2. Purity of heart signifies a dynamic life-sustaining type of motivation which both accepts and gives out, as the heart receives and releases with new vigor the blood of the whole organism. Such a kind of motivation cannot be a fact where the heart is attached to this or that particular object of desire or enjoyment. Thus only those who have "mourned" the loss of all such attachments can truly be "pure in heart". They "shall see God" (6th Beatitude) because to "see God" is to become aware of the ineffable wholeness of all there is, to have come face to face with the absolute Beauty that is all-encompassing Harmony. How could one, after such an experience, be exclusively attached to any one particular ever-changing fragment of this universal Wonder which, from whatsoever point of view it is seen, remains always wonderfull?

3. Peace-generating activity (i.e. the activity of "peace-makers") can only proceed from a consciousness in which the opposing forces of existence (such as good-and-bad, high-and-low, etc.) are harmonized in dynamic interplay. Such a consciousness is the true spiritual inheritance of any man who has understood the awesome power of the Fatherhood of God in Whom all opposites are contained as in a vast cosmic "dance". Such an understanding should assuredly make one "meek", humble! This very humility, this childlike awe before the majesty of the Father, is the very condition which allows a man "to inherit the earth"; for paradoxically, pride always generates opposition and leads to a fall. Likewise only the man who is willing spontaneously and joyously to serve whomever or whatever he loves or admires can be trusted to be a leader. Such a quality in relationship makes of a man a true "child of God" and proves his capacity to manage "the earth", that is, all facets of this dualistic existence of ours, filled with everlasting conflicts.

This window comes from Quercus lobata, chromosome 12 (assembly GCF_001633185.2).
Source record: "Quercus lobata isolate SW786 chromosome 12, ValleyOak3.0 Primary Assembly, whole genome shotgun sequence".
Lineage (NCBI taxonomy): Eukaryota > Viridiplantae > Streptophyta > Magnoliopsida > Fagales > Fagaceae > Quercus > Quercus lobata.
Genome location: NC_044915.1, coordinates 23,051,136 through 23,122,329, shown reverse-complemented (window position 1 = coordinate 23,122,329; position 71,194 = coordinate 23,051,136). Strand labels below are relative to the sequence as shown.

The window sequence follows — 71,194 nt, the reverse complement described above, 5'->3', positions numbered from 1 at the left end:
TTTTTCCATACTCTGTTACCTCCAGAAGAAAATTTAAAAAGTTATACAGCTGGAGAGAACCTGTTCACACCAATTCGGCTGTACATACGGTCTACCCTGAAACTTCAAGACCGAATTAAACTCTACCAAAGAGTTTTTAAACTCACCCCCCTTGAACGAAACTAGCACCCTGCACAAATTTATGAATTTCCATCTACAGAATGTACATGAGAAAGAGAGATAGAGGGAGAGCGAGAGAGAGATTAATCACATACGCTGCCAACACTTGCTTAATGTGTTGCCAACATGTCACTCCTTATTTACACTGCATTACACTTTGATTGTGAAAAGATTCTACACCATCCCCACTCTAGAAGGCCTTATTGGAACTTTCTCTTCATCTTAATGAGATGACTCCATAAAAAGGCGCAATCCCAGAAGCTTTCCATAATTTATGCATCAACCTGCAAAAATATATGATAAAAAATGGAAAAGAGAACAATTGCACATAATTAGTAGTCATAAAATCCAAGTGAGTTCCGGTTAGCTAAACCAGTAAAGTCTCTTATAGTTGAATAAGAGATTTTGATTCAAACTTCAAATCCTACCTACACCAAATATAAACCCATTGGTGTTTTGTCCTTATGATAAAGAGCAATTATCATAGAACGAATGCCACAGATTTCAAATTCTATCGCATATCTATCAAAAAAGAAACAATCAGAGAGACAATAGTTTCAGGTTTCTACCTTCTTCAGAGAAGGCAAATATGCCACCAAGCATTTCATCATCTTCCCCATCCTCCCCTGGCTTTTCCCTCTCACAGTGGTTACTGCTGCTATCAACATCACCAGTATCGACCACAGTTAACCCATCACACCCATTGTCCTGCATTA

4. The uncompromising allegiance to the Truth at the center of our being, even to the point of enduring all persecutions, comes only to the individual who has found himself totally empty of the values of the past and thus hungers and thirsts for the Annunciation from the new Spirit, the new "righteousness" (i.e. the new rites of activity, the new creative manifestation of Truth). Such an individual, like Mary, will be "filled", and to him will be given the power of the Creative Order, which is the Kingdom of Heaven.